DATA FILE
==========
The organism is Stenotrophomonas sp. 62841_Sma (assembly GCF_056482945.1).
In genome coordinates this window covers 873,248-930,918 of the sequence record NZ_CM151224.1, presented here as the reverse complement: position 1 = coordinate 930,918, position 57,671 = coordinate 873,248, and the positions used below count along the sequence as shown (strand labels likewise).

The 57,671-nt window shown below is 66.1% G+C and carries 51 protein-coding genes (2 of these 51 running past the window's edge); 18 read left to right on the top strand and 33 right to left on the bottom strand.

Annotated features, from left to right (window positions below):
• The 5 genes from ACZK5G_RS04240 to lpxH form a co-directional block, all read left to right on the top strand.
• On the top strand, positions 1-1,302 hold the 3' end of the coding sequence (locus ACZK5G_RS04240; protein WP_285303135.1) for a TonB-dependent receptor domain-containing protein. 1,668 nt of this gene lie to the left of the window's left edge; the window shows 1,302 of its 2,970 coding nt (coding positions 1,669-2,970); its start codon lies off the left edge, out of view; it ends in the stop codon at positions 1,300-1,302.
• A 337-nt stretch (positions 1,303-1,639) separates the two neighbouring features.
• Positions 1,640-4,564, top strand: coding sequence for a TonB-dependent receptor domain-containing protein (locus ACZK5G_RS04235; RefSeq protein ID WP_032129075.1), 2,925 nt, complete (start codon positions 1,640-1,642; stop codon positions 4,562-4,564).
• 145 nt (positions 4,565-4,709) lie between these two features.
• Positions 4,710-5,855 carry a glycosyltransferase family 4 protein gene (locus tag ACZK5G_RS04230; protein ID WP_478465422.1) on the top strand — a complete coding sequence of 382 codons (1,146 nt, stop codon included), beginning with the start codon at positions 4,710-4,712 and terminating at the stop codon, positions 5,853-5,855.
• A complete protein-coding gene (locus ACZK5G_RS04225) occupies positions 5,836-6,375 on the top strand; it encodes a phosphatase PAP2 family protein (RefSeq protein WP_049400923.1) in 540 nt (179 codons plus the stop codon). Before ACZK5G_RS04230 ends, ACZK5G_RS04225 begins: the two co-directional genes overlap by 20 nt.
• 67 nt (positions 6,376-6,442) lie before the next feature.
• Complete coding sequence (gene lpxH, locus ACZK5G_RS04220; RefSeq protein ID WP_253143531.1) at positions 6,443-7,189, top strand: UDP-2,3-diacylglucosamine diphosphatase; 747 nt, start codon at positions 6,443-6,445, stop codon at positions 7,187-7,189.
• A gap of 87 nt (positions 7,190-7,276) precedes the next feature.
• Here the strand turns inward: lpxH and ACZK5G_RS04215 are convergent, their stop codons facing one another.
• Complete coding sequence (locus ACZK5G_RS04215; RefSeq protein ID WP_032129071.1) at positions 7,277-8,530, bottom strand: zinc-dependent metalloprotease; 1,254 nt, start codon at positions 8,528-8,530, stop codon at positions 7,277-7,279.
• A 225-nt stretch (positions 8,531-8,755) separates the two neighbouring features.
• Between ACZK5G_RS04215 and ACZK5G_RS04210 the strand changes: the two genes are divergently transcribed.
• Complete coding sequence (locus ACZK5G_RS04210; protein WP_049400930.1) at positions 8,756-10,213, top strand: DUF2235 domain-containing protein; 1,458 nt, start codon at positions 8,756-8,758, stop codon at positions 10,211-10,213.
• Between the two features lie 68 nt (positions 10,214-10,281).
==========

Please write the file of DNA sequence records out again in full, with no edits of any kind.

The organism is Stenotrophomonas sp. 62841_Sma (assembly GCF_056482945.1).
In genome coordinates this window covers 873,248-930,918 of the sequence record NZ_CM151224.1, presented here as the reverse complement: position 1 = coordinate 930,918, position 57,671 = coordinate 873,248, and the positions used below count along the sequence as shown (strand labels likewise).

The 57,671-nt window shown below is 66.1% G+C and carries 51 protein-coding genes (2 of these 51 running past the window's edge); 18 read left to right on the top strand and 33 right to left on the bottom strand.

Annotated features, from left to right (window positions below):
• The 5 genes from ACZK5G_RS04240 to lpxH form a co-directional block, all read left to right on the top strand.
• On the top strand, positions 1-1,302 hold the 3' end of the coding sequence (locus ACZK5G_RS04240; protein WP_285303135.1) for a TonB-dependent receptor domain-containing protein. 1,668 nt of this gene lie to the left of the window's left edge; the window shows 1,302 of its 2,970 coding nt (coding positions 1,669-2,970); its start codon lies off the left edge, out of view; it ends in the stop codon at positions 1,300-1,302.
• A 337-nt stretch (positions 1,303-1,639) separates the two neighbouring features.
• Positions 1,640-4,564, top strand: coding sequence for a TonB-dependent receptor domain-containing protein (locus ACZK5G_RS04235; RefSeq protein ID WP_032129075.1), 2,925 nt, complete (start codon positions 1,640-1,642; stop codon positions 4,562-4,564).
• 145 nt (positions 4,565-4,709) lie between these two features.
• Positions 4,710-5,855 carry a glycosyltransferase family 4 protein gene (locus tag ACZK5G_RS04230; protein ID WP_478465422.1) on the top strand — a complete coding sequence of 382 codons (1,146 nt, stop codon included), beginning with the start codon at positions 4,710-4,712 and terminating at the stop codon, positions 5,853-5,855.
• A complete protein-coding gene (locus ACZK5G_RS04225) occupies positions 5,836-6,375 on the top strand; it encodes a phosphatase PAP2 family protein (RefSeq protein WP_049400923.1) in 540 nt (179 codons plus the stop codon). Before ACZK5G_RS04230 ends, ACZK5G_RS04225 begins: the two co-directional genes overlap by 20 nt.
• 67 nt (positions 6,376-6,442) lie before the next feature.
• Complete coding sequence (gene lpxH, locus ACZK5G_RS04220; RefSeq protein ID WP_253143531.1) at positions 6,443-7,189, top strand: UDP-2,3-diacylglucosamine diphosphatase; 747 nt, start codon at positions 6,443-6,445, stop codon at positions 7,187-7,189.
• A gap of 87 nt (positions 7,190-7,276) precedes the next feature.
• Here the strand turns inward: lpxH and ACZK5G_RS04215 are convergent, their stop codons facing one another.
• Complete coding sequence (locus ACZK5G_RS04215; RefSeq protein ID WP_032129071.1) at positions 7,277-8,530, bottom strand: zinc-dependent metalloprotease; 1,254 nt, start codon at positions 8,528-8,530, stop codon at positions 7,277-7,279.
• A 225-nt stretch (positions 8,531-8,755) separates the two neighbouring features.
• Between ACZK5G_RS04215 and ACZK5G_RS04210 the strand changes: the two genes are divergently transcribed.
• Complete coding sequence (locus ACZK5G_RS04210; protein WP_049400930.1) at positions 8,756-10,213, top strand: DUF2235 domain-containing protein; 1,458 nt, start codon at positions 8,756-8,758, stop codon at positions 10,211-10,213.
• Between the two features lie 68 nt (positions 10,214-10,281).